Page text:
Aces on Bridge — Daily Columns

The Aces on Bridge: Tuesday, November 22nd, 2016

Homer himself, in a long work may sleep.

Robert Herrick

S North
None ♠ A Q 5
 J 10 8 5 3
 Q 9
♣ 10 6 2
West East
♠ 2
 Q 4 2
 K 4 3
♣ K Q J 9 8 7
♠ K J 8 7 4 3
 J 10 7 6 2
♣ 5 3
♠ 10 9 6
 A K 9 7 6
 A 8 5
♣ A 4
South West North East
1 NT Pass 2 3 ♠
4 All pass    


Even the experts don’t get them all right. Witness what happened on this deal from the first semifinal session of the Kaplan Blue Ribbon Pairs, when a multiple world champion reached four hearts after a strong no-trump auction where East had been somewhat frisky with his overcall.

When West led his singleton spade, North went up with the spade ace and played a heart from dummy to get the bad news. He won the heart ace and played the club ace followed by another club. Now West had no choice but to win and play a third club, ruffed.

Declarer next threw West on lead with the third heart, but after a diamond exit though South no longer had a diamond loser he did still have two spades to lose, for down one. West could avoid being endplayed in diamonds by unblocking his king at the critical moment.

At the point declarer ruffed the third club, he should have found his way home. Since he needed to find the diamond king onside, he should have led a diamond towards the queen at once. West must win and can do no better than exit with a diamond. At this point a trump to declarer’s king allows him to cash the diamond ace, pitching a spade. A third round of hearts puts West on lead to provide a ruff-sluff and dummy’s last losing spade goes away.

In essence, declarer loses a diamond trick he could avoid, but he gets a discard and a ruffsluff to more than compensate for that.

When you have transferred into a major, a double by you at your next turn is not pure penalty. It is card-showing – suggesting invitational values or better. Your partner can chose between defending or reverting to hearts, depending on how suitable his red-suits are for one action or the other.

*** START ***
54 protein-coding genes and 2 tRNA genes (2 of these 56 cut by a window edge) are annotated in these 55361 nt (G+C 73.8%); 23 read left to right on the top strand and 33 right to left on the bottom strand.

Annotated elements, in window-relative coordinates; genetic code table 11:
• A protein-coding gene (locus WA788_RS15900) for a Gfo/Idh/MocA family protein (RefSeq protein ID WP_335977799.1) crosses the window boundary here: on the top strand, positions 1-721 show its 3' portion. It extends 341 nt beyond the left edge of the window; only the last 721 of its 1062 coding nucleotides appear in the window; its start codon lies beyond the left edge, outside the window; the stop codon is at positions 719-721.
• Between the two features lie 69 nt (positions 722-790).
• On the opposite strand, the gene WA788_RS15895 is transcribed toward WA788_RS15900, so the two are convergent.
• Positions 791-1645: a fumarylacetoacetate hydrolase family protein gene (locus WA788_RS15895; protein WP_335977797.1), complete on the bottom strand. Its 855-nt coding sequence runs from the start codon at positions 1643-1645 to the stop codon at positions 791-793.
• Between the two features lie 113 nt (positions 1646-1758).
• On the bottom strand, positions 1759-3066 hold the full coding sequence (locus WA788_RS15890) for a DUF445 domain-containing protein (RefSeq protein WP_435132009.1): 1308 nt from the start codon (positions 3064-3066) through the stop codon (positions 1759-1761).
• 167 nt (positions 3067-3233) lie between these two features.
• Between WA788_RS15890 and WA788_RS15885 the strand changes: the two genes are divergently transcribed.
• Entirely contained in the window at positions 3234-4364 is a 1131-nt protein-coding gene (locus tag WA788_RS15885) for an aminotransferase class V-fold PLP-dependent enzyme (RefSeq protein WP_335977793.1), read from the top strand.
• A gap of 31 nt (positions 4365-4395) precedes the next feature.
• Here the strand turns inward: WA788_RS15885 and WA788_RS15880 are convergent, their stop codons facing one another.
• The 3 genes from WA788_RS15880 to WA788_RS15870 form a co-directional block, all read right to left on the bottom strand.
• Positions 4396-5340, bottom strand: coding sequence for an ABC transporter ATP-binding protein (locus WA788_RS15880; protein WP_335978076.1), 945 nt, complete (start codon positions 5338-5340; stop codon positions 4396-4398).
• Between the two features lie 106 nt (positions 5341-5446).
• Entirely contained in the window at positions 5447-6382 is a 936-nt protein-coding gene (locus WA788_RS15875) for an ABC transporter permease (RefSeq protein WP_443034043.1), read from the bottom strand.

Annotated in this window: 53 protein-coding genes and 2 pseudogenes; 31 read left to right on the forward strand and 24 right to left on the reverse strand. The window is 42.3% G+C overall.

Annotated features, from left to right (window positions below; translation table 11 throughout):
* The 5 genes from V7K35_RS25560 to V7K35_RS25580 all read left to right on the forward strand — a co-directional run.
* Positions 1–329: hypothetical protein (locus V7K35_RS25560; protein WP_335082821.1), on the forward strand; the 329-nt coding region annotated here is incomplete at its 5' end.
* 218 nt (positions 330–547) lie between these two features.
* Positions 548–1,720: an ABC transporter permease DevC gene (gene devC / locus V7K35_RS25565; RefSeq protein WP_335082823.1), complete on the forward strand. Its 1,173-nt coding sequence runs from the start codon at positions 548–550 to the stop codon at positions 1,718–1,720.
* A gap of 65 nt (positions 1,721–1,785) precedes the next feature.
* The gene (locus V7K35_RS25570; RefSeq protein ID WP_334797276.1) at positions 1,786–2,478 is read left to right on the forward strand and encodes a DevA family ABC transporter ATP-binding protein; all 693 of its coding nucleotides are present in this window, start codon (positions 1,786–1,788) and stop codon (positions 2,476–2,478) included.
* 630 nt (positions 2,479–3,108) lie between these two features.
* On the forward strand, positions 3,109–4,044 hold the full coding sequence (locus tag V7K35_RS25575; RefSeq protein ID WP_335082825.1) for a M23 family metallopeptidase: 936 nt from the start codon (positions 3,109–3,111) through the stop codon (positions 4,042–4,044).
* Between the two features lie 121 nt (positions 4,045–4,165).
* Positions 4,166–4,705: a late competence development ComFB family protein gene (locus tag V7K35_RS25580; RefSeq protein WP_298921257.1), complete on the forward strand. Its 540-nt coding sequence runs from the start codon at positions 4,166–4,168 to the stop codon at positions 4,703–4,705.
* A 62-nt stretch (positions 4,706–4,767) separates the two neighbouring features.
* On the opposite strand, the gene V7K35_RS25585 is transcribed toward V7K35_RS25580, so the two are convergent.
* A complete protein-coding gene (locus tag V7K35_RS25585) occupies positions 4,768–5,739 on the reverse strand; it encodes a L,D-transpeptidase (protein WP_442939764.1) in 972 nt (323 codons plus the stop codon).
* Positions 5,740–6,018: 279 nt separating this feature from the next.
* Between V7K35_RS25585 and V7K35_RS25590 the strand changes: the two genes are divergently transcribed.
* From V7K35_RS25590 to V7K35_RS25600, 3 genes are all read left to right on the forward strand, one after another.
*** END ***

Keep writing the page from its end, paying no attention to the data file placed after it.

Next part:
♠ A Q 5
 J 10 8 5 3
 Q 9
♣ 10 6 2
South West North East
  Pass 1 NT Pass
2 3 Pass Pass

For details of Bobby Wolff’s autobiography, The Lone Wolff, contact If you would like to contact Bobby Wolff, please leave a comment at this blog. Reproduced with permission of United Feature Syndicate, Inc., Copyright 2016. If you are interested in reprinting The Aces on Bridge column, contact


Chris CurranDecember 6th, 2016 at 3:05 pm

Bidding 3nt over opps 3diamond bid is a viable option gives declarer a choice of games

bobby wolffDecember 6th, 2016 at 4:53 pm

Hi Chris,

No doubt the bid of 3NT over the 3 spade intervention bid by your RHO would give partner an option to pass or correct. And the same no doubt, that partner would opt to merely pass 3 NT (holding AQx in his LHO’s suit.

However West would then lead the king of clubs instead of his partner’s spade and down
more than one would go declarer.

Worse than that, while holding 5 cards in partner’s transfer to suit, why then would South do anything but accept his partner’s transfer?

While we all prefer good results, no one who hasn’t seen the hand records in advance (when pre-dealt hands are used) would possibly bid anything except hearts with the South hand, although he does have a minimum 1NT opening and may decide to pass.

But most will not refuse the temptation to inform partner that he likes his partner’s also 5+ suit and therefore opt to bid it.

However, thanks for your comment since it shows a desire to beard that lion of not misplaying that 4 heart contract, although your alternative (in spite of luckily catching AQx in RHO’s spades in dummy) will still get its deserved poor result, when LHO does not cooperate with his partner and instead let’s his own hand dictate the defense.

bobby wolffDecember 6th, 2016 at 5:42 pm

Hi Chris,

Please excuse me, since going back over your comment I now realize that you are discussing the BWTA and not the main column hand.

I then could happily report that IMO while 3NT would do exactly how you expect it to, it is an overbid, since you are a trifle short in strength of hand, particularly so since the opening diamond lead will come through your Qx instead of up to it (eg partner having the ace or king third).

Having said the above, a card showing double will allow partner, from his position to be in on the decision which includes bidding three or possibly but unlikely 4 hearts (he didn’t bid even three when given a choice), 3NT or even pass the double for penalties.

All the above being possible, the location of my honors and distribution may indicate (especially at IMPs or rubber bridge) to merely pass and “live to fight another day” although at matchpoints I do not like my prospects for scoring well, since not all West’s (being a passed hand) will likely be making the same bid.

Again, my apologies for misreading what you were attempting to suggest (BWTA, not today’s hand).